Working in film and television might seem fancy and glamorous, but it isn’t always so for the people writing the shows we watch. We spoke to James Hart, a screenwriter for 46 years, and part of the writers guild since 1982, who explains why writers are striking and why it’s important. 

James Hart outside Silvercup Studios, one of the picket locations. Photo: Andrea Pineda-Salgado

Why are people striking?

Writers are striking because their Minimum Basic Agreement (MBA), which is renewed every three years, has expired. The contract dictates how writers will be compensated and how they interact with the producing companies and producers. 

“We did not come away from that negotiation with a fair settlement,” says Hart. “Our income has dropped 25% in the last five years. Even though the employment of writers is up, they are earning less.”

Due to low pay, many writers can no longer afford healthcare and other benefits and younger writers who are just starting out are working as “gig workers.” Rather than having one, long-term writing job, they have multiple short gig jobs. Rather than being allowed to write 22 episodes, most writers only get six to eight episodes. The employment time is shorter and the writing rooms are smaller. 

Hart has been through five strikes throughout his career and says that each strike has represented a shift in the business. Currently, it’s streaming that has changed everything. 

“I’ve been through five strikes. We were on strike for video cassettes. We fought for residuals on that. The company said ‘We have a new market, but we don’ t know what that new market is.’  But we fought for it and it turned out to be a very lucrative market. DVDs were the same thing, they did not want to give us residuals for DVDs” he says. “Now with streaming, you can watch it 24/7. You can have thousands and thousands of views of your work over and over again and not be compensated.”

What is the strike impacting? Will my favorite show be impacted?

Currently the writer’s strike is impacting production on numerous shows. However, many streaming services will still have shows that were written and produced months ago. There are some shows that  rely on writers weekly, such as the Late Show with Stephen Colbert. For shows like that, audiences will be seeing a lot of reboots. The strike won’t impact a show until several months down the line.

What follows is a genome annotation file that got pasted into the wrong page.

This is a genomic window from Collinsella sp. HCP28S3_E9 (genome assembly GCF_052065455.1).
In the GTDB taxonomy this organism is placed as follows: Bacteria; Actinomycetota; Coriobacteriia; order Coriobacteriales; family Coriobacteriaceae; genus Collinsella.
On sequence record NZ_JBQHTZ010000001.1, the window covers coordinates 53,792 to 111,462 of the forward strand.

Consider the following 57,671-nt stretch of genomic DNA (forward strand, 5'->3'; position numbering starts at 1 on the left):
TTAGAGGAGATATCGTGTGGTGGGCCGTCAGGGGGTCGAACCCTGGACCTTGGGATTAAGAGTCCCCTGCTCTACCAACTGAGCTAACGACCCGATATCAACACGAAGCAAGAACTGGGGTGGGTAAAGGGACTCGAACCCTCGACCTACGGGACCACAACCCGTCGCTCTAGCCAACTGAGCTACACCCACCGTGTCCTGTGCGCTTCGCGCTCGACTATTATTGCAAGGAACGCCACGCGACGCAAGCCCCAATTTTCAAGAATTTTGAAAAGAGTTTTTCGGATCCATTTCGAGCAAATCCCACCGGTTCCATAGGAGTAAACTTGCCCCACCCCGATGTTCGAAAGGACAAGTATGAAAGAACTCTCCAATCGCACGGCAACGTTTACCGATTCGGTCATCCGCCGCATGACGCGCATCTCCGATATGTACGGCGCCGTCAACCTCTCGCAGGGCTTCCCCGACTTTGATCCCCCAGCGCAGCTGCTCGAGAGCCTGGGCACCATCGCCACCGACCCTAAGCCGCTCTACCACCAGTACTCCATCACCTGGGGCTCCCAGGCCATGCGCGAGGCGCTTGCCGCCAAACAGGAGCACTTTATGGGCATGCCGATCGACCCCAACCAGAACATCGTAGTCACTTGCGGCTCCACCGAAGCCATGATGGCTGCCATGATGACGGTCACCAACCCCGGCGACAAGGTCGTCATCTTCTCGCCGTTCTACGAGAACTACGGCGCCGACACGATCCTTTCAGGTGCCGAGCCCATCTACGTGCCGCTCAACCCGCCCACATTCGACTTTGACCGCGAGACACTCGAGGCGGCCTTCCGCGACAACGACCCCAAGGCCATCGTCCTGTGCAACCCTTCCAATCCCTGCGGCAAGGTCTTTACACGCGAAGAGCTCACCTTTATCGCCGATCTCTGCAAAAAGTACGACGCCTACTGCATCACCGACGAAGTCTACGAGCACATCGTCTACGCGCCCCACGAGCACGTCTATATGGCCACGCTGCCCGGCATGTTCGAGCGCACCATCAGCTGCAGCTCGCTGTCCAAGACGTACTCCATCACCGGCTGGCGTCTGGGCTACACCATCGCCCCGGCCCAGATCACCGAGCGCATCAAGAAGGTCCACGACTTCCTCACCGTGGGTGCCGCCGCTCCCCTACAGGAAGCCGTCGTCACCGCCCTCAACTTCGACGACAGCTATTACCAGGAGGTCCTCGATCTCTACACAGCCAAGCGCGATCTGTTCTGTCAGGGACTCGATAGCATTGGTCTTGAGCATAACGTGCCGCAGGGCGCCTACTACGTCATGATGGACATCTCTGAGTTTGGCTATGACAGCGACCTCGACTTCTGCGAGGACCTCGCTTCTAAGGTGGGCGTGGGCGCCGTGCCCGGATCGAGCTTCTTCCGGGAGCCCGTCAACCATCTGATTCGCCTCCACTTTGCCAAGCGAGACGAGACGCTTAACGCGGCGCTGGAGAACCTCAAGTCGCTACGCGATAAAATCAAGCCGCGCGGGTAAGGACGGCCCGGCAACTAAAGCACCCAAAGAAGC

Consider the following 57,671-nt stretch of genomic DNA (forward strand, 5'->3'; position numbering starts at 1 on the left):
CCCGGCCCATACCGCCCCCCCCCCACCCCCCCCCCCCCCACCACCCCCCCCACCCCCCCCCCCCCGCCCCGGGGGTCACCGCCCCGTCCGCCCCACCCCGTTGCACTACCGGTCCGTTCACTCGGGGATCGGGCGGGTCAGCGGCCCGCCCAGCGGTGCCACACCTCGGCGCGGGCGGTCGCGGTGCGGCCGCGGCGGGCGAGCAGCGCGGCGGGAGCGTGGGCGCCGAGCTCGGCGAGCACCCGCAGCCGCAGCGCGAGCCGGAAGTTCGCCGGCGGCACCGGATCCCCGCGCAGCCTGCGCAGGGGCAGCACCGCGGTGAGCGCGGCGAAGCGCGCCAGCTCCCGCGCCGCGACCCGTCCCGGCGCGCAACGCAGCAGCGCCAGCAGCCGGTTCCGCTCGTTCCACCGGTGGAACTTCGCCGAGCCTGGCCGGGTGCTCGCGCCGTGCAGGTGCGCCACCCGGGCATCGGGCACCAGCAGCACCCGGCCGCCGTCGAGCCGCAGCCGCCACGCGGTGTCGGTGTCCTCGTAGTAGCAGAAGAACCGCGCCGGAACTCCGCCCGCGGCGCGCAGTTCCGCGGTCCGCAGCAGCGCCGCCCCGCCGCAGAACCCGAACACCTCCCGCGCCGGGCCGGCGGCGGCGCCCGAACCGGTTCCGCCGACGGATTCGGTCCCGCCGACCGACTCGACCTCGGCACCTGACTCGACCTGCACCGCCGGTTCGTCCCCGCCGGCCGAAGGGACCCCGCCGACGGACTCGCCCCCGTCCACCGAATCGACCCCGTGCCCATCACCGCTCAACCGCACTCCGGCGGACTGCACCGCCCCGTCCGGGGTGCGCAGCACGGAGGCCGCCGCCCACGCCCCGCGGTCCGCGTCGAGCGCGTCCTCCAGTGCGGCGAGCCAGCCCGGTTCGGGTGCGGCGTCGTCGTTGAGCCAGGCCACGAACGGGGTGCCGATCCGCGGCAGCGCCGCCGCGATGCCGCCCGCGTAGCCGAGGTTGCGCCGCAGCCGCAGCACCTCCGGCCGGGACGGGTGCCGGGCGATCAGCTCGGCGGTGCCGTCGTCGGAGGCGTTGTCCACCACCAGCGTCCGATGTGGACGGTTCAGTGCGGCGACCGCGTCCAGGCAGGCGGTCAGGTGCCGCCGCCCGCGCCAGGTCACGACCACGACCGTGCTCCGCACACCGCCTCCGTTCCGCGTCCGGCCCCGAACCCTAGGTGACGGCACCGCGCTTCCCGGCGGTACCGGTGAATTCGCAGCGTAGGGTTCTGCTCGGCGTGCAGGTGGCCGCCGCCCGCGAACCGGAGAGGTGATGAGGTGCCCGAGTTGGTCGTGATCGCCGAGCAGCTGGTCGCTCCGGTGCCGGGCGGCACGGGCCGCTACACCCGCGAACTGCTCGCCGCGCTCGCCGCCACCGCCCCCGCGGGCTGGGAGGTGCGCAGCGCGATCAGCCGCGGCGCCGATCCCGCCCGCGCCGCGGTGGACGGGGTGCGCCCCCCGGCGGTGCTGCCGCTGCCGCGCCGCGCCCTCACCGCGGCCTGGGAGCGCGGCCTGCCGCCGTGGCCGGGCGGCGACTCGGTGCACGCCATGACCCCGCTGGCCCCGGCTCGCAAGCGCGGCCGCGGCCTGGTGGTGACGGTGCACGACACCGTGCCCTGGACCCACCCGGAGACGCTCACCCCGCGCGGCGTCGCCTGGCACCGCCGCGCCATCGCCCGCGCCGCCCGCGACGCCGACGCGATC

“Production being shut down puts people out of business [for example] it shuts down their catering or equipment rentals — that is a problem for a lot of us. We know [the strike] is impacting other jobs,” Hart says. “This has been my mantra for a long time: no one has a job in the business until a writer types the script. Our scripts are what get people hired. If you watch the credits of a show, every one of those people got a job because the writer typed the script first. This is what the strike is about.”

What are some misconceptions about the strike?

“[A big misconception] is that writers are all rich and live in Beverly hills  and drive big cars. I just lost my health insurance because I didn’t make enough money in the short quarter to qualify for the first time in 40 years. Most writers are working for scale or less, entry-level writers are barely making $30,000 to $40,000 a year.”

While there are many screenwriters that have made a lot of money, not everyone has that same luck. The average member of the Writers Guild makes less than $100,000 a year. In order to qualify for healthcare you need to make at least $40,000 a year. Recently, many writers have lost their healthcare. 

“We provide a service that is part of a lifestyle —  watching television, getting involved with the characters and their lives, gives the audience an emotional connection to a world that is either imaginative, real and, instructive or inspiring. and there is value to that,” he says. 

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